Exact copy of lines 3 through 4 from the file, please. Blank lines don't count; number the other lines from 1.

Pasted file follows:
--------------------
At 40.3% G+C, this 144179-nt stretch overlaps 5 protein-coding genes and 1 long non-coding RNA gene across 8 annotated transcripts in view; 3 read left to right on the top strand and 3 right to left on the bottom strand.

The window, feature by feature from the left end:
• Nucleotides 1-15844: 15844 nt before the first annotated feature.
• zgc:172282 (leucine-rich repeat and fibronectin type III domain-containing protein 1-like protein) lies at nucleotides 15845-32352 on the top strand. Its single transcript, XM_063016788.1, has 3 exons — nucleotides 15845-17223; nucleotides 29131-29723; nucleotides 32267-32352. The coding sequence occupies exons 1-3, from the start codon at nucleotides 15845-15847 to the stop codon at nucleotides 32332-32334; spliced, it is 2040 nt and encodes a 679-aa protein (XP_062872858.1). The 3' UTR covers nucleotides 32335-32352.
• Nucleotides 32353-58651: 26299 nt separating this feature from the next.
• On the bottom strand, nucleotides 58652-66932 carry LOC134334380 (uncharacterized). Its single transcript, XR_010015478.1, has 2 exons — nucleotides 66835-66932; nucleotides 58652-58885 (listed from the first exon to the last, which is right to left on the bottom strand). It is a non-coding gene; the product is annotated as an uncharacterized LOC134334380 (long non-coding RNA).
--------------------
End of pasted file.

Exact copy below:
• Nucleotides 1-15844: 15844 nt before the first annotated feature.
• zgc:172282 (leucine-rich repeat and fibronectin type III domain-containing protein 1-like protein) lies at nucleotides 15845-32352 on the top strand. Its single transcript, XM_063016788.1, has 3 exons — nucleotides 15845-17223; nucleotides 29131-29723; nucleotides 32267-32352. The coding sequence occupies exons 1-3, from the start codon at nucleotides 15845-15847 to the stop codon at nucleotides 32332-32334; spliced, it is 2040 nt and encodes a 679-aa protein (XP_062872858.1). The 3' UTR covers nucleotides 32335-32352.